PROMOTED VIDEO
News
ebooksAn unforgettable anthology of contemporary reportage
Sport
Gabriel Agbonlahor, Alexis Sanchez, Alan Pardew and Graziano Pelle
footballAfter QPR draw, follow Villa vs Arsenal, Newcastle vs Hull and Swansea vs Southampton
New Articles
i100... she's just started school
News
news
New Articles
i100
Life and Style
Couples have been having sex less in 2014, according to a new survey
life
Arts and Entertainment
musicBiographer Hunter Davies has collected nearly a hundred original manuscripts
New Articles
i100... despite rising prices
Voices
Holly's review of Peterborough's Pizza Express quickly went viral on social media
voices
Have you tried new the Independent Digital Edition apps?
Independent Dating
and  

By clicking 'Search' you
are agreeing to our
Terms of Use.

iJobs Job Widget
iJobs General

Cover Supervisor

£75 - £90 per day + negotiable: Randstad Education Group: Are you a cover supe...

Marketing Manager - Leicestershire - £35,000

£30000 - £35000 per annum: Ashdown Group: Marketing Manager (CIM, B2B, MS Offi...

Marketing Executive (B2B and B2C) - Rugby, Warwickshire

£22000 - £25000 per annum: Ashdown Group: A highly successful organisation wit...

SEN Coordinator + Teacher (SENCO)

£1 per day: Randstad Education Leeds: Job Purpose To work closely with the he...

Day In a Page

Scottish referendum: The Yes vote was the love that dared speak its name, but it was not to be

Despite the result, this is the end of the status quo

Boyd Tonkin on the fall-out from the Scottish referendum
Manolo Blahnik: The high priest of heels talks flats, Englishness, and why he loves Mary Beard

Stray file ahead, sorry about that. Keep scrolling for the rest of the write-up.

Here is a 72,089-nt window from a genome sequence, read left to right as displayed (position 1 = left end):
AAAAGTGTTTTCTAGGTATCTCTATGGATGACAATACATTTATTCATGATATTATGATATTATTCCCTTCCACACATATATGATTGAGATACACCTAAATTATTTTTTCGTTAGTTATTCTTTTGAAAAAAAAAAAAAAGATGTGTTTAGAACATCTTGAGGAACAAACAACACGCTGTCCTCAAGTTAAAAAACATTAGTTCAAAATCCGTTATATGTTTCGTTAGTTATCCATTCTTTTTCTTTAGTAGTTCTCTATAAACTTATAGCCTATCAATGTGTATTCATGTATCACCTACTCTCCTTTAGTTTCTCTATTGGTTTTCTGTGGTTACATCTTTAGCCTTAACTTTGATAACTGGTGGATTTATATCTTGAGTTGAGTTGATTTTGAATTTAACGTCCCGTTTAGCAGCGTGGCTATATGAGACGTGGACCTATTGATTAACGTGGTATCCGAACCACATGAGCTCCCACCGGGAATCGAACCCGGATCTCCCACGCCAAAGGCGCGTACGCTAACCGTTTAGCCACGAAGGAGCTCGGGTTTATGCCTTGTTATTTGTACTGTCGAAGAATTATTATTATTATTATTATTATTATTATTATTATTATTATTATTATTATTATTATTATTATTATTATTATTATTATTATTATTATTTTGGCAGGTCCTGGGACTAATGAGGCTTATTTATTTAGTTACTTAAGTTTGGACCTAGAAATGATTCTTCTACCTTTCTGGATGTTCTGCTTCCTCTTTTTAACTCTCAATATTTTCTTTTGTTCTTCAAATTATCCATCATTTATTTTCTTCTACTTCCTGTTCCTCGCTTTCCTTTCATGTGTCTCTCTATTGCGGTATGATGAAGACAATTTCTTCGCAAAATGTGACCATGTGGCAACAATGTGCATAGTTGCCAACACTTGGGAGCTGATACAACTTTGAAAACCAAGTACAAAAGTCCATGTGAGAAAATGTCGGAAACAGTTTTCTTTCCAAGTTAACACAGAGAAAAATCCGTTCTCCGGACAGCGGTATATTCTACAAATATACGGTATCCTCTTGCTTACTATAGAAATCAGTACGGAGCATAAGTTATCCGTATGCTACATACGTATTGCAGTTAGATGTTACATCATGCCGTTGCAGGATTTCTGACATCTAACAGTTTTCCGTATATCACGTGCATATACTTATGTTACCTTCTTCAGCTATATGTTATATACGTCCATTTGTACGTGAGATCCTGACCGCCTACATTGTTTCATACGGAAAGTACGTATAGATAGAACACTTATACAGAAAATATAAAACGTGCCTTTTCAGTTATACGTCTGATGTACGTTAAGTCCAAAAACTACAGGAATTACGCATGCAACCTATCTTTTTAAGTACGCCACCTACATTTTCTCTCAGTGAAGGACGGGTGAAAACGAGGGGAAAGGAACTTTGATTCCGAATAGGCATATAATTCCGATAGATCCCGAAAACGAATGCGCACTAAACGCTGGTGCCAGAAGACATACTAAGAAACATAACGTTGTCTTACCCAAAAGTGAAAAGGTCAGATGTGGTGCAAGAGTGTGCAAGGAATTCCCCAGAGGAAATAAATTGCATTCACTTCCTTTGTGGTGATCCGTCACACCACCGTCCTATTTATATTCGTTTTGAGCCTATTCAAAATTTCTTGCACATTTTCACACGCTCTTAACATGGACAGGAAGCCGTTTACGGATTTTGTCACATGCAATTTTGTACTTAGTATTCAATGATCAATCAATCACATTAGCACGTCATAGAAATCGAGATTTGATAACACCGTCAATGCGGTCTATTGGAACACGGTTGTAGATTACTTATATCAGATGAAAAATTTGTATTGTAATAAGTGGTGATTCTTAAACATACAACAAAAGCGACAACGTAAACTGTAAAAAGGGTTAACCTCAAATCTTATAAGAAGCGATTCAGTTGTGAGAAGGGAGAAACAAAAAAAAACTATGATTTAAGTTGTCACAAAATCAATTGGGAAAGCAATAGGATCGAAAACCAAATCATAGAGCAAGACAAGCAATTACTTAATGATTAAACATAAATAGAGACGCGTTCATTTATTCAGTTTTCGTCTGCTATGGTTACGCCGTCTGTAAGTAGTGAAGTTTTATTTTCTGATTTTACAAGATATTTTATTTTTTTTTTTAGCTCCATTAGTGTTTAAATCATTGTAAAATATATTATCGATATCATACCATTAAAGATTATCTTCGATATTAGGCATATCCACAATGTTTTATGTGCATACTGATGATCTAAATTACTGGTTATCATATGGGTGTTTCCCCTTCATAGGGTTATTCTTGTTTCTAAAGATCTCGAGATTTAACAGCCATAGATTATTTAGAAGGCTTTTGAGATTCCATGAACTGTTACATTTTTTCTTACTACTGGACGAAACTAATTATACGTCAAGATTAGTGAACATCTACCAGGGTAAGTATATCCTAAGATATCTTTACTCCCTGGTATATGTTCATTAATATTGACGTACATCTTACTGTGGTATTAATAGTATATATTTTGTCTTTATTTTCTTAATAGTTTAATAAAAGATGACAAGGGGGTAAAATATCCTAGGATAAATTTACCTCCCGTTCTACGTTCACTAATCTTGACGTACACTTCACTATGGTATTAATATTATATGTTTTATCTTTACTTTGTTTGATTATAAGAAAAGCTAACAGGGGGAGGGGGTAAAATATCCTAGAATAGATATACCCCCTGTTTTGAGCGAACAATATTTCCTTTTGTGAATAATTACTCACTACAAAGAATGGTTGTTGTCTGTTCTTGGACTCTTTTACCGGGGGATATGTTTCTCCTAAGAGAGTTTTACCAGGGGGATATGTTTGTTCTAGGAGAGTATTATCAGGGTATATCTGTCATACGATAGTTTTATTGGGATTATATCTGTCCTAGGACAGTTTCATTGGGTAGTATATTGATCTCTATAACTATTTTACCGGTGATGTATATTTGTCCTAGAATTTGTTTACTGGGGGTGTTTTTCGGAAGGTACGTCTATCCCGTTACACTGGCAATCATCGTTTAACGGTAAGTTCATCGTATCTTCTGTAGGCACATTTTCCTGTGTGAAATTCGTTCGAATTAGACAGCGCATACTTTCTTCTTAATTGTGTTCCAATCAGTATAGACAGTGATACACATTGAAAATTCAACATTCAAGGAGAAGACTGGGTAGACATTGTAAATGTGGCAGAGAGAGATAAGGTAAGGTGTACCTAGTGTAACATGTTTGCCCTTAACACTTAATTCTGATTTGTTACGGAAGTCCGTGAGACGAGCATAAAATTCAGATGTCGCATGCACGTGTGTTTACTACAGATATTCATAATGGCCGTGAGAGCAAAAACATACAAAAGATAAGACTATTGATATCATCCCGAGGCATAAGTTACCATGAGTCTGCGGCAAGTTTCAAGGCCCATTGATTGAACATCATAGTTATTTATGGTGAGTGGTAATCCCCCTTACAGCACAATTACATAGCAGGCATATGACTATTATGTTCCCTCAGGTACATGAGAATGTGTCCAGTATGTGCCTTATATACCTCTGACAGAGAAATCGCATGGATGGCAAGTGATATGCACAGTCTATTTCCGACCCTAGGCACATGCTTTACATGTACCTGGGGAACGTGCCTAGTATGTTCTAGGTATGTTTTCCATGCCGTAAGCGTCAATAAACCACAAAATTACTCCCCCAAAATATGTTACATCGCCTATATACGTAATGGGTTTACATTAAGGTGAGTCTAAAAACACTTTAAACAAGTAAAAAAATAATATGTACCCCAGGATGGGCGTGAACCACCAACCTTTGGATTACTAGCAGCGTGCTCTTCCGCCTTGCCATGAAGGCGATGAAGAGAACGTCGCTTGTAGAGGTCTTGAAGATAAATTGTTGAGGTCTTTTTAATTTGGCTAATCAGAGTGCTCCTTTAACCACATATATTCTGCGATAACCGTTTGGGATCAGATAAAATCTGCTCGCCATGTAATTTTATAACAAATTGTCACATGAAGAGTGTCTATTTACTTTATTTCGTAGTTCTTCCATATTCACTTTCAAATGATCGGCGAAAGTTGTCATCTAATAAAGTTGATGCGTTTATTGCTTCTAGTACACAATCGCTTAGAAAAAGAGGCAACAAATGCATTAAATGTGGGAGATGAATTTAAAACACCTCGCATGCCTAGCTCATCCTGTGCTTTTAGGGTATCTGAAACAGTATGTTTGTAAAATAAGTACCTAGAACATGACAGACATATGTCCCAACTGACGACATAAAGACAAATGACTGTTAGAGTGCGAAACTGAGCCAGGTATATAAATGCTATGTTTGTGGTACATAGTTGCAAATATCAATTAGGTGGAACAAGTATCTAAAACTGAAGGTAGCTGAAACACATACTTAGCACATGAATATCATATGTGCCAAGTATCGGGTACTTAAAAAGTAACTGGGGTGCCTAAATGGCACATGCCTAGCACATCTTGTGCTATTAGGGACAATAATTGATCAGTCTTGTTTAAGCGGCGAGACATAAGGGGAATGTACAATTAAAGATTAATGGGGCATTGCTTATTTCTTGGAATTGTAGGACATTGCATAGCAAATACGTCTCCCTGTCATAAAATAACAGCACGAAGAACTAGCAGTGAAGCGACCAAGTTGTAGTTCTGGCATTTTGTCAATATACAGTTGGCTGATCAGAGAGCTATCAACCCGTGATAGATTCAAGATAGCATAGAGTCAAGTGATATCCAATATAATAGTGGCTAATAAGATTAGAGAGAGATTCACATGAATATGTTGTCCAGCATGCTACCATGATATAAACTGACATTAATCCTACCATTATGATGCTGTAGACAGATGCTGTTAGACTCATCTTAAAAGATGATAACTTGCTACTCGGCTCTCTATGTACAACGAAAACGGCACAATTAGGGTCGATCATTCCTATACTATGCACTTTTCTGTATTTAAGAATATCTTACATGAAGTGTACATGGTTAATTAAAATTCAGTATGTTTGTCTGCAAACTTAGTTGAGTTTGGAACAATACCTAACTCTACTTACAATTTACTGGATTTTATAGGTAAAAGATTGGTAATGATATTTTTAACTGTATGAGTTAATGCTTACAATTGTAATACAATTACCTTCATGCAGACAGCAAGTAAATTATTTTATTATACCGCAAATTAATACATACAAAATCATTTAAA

Manolo Blahnik: Flats, Englishness, and Mary Beard

The shoe designer who has been dubbed 'the patron saint of the stiletto'
The Beatles biographer reveals exclusive original manuscripts of some of the best pop songs ever written

Scrambled eggs and LSD

Behind The Beatles' lyrics - thanks to Hunter Davis's original manuscript copies
'Normcore' fashion: Blending in is the new standing out in latest catwalk non-trend

'Normcore': Blending in is the new standing out

Just when fashion was in grave danger of running out of trends, it only went and invented the non-trend. Rebecca Gonsalves investigates
Dance’s new leading ladies fight back: How female vocalists are now writing their own hits

New leading ladies of dance fight back

How female vocalists are now writing their own hits
Mystery of the Ground Zero wedding photo

A shot in the dark

Mystery of the wedding photo from Ground Zero
His life, the universe and everything

His life, the universe and everything

New biography sheds light on comic genius of Douglas Adams
Save us from small screen superheroes

Save us from small screen superheroes

Shows like Agents of S.H.I.E.L.D are little more than marketing tools
Reach for the skies

Reach for the skies

From pools to football pitches, rooftop living is looking up
These are the 12 best hotel spas in the UK

12 best hotel spas in the UK

Some hotels go all out on facilities; others stand out for the sheer quality of treatments
These Iranian-controlled Shia militias used to specialise in killing American soldiers. Now they are fighting Isis, backed up by US airstrikes

Widespread fear of Isis is producing strange bedfellows

Iranian-controlled Shia militias that used to kill American soldiers are now fighting Isis, helped by US airstrikes
Topshop goes part Athena poster, part last spring Prada

Topshop goes part Athena poster, part last spring Prada

Shoppers don't come to Topshop for the unique
How to make a Lego masterpiece

How to make a Lego masterpiece

Toy breaks out of the nursery and heads for the gallery
Meet the ‘Endies’ – city dwellers who are too poor to have fun

Meet the ‘Endies’ – city dwellers who are too poor to have fun

Urbanites are cursed with an acronym pointing to Employed but No Disposable Income or Savings
Paisley’s decision to make peace with IRA enemies might remind the Arabs of Sadat

Ian Paisley’s decision to make peace with his IRA enemies

His Save Ulster from Sodomy campaign would surely have been supported by many a Sunni imam